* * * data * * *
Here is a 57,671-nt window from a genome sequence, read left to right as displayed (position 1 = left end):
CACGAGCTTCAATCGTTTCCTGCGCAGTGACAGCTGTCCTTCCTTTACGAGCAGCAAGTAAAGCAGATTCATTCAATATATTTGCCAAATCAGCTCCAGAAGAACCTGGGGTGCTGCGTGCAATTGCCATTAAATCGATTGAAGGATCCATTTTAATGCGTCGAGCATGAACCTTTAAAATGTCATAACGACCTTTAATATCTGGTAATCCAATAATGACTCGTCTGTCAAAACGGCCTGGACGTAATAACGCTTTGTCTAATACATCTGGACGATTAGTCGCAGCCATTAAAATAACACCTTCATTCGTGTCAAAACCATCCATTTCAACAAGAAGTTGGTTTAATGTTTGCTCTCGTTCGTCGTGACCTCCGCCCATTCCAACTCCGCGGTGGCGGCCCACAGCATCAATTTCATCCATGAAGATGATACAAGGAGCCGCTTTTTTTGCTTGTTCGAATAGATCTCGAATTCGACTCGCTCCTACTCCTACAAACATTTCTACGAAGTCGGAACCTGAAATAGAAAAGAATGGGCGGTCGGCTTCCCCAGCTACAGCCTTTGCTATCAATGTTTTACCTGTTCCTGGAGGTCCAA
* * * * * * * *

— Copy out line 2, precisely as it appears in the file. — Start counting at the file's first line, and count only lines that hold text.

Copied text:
CACGAGCTTCAATCGTTTCCTGCGCAGTGACAGCTGTCCTTCCTTTACGAGCAGCAAGTAAAGCAGATTCATTCAATATATTTGCCAAATCAGCTCCAGAAGAACCTGGGGTGCTGCGTGCAATTGCCATTAAATCGATTGAAGGATCCATTTTAATGCGTCGAGCATGAACCTTTAAAATGTCATAACGACCTTTAATATCTGGTAATCCAATAATGACTCGTCTGTCAAAACGGCCTGGACGTAATAACGCTTTGTCTAATACATCTGGACGATTAGTCGCAGCCATTAAAATAACACCTTCATTCGTGTCAAAACCATCCATTTCAACAAGAAGTTGGTTTAATGTTTGCTCTCGTTCGTCGTGACCTCCGCCCATTCCAACTCCGCGGTGGCGGCCCACAGCATCAATTTCATCCATGAAGATGATACAAGGAGCCGCTTTTTTTGCTTGTTCGAATAGATCTCGAATTCGACTCGCTCCTACTCCTACAAACATTTCTACGAAGTCGGAACCTGAAATAGAAAAGAATGGGCGGTCGGCTTCCCCAGCTACAGCCTTTGCTATCAATGTTTTACCTGTTCCTGGAGGTCCAA